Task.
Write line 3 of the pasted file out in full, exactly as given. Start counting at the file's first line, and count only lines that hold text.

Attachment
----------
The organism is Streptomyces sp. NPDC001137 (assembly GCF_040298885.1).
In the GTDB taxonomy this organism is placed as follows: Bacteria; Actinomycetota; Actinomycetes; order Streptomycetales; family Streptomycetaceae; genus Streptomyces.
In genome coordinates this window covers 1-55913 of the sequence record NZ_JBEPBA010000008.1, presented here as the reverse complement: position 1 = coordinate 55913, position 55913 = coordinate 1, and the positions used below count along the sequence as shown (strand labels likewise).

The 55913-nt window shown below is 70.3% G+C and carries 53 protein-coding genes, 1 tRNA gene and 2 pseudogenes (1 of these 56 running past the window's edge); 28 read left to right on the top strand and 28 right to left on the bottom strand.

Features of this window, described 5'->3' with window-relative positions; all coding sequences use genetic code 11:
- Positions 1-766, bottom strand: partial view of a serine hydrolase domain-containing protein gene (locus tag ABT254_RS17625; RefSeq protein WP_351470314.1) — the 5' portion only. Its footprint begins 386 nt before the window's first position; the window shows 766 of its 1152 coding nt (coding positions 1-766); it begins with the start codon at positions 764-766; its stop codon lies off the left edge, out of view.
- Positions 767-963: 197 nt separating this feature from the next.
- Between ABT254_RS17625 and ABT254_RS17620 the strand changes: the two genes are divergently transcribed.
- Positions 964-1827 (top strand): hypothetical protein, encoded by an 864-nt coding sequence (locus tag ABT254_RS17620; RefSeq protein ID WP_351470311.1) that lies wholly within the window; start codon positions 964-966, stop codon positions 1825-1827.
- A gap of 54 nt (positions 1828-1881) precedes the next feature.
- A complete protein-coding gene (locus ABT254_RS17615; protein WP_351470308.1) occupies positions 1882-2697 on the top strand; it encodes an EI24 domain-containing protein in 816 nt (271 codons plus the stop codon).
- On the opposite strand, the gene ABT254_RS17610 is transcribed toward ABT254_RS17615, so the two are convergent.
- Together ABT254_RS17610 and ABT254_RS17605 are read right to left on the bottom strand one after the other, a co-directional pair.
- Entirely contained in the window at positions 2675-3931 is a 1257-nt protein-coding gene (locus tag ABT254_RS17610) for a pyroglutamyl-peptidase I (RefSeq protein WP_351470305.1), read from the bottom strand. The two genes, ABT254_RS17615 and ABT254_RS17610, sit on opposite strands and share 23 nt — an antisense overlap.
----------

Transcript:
In genome coordinates this window covers 1-55913 of the sequence record NZ_JBEPBA010000008.1, presented here as the reverse complement: position 1 = coordinate 55913, position 55913 = coordinate 1, and the positions used below count along the sequence as shown (strand labels likewise).